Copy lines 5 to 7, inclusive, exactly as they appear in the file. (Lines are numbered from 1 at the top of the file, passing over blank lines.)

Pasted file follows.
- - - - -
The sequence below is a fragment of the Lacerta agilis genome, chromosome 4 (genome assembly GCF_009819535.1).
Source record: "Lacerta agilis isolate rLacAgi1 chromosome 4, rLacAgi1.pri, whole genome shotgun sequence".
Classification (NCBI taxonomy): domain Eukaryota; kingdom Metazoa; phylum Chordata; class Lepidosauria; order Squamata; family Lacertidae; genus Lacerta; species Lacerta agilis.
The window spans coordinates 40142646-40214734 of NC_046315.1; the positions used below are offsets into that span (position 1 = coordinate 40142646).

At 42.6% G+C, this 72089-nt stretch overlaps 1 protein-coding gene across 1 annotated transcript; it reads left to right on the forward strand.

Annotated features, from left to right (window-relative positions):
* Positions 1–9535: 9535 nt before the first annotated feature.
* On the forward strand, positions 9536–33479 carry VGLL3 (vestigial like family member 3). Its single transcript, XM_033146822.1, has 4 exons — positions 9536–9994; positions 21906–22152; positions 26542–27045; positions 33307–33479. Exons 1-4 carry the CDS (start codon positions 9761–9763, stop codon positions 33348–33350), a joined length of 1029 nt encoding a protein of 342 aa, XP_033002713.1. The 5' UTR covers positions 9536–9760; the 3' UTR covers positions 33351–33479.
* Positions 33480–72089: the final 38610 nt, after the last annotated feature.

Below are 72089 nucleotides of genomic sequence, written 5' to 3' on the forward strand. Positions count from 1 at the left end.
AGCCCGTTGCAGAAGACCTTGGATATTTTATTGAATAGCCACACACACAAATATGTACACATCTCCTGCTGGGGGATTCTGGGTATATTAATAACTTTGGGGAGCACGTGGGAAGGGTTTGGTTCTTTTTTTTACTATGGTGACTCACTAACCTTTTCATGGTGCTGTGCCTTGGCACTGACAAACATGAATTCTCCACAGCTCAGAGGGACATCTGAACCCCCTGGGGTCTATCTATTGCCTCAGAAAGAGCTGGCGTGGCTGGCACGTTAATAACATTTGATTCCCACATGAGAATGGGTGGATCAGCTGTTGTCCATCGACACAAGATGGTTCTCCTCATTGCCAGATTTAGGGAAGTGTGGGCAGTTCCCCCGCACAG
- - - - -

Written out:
At 42.6% G+C, this 72089-nt stretch overlaps 1 protein-coding gene across 1 annotated transcript; it reads left to right on the forward strand.

Annotated features, from left to right (window-relative positions):
* Positions 1–9535: 9535 nt before the first annotated feature.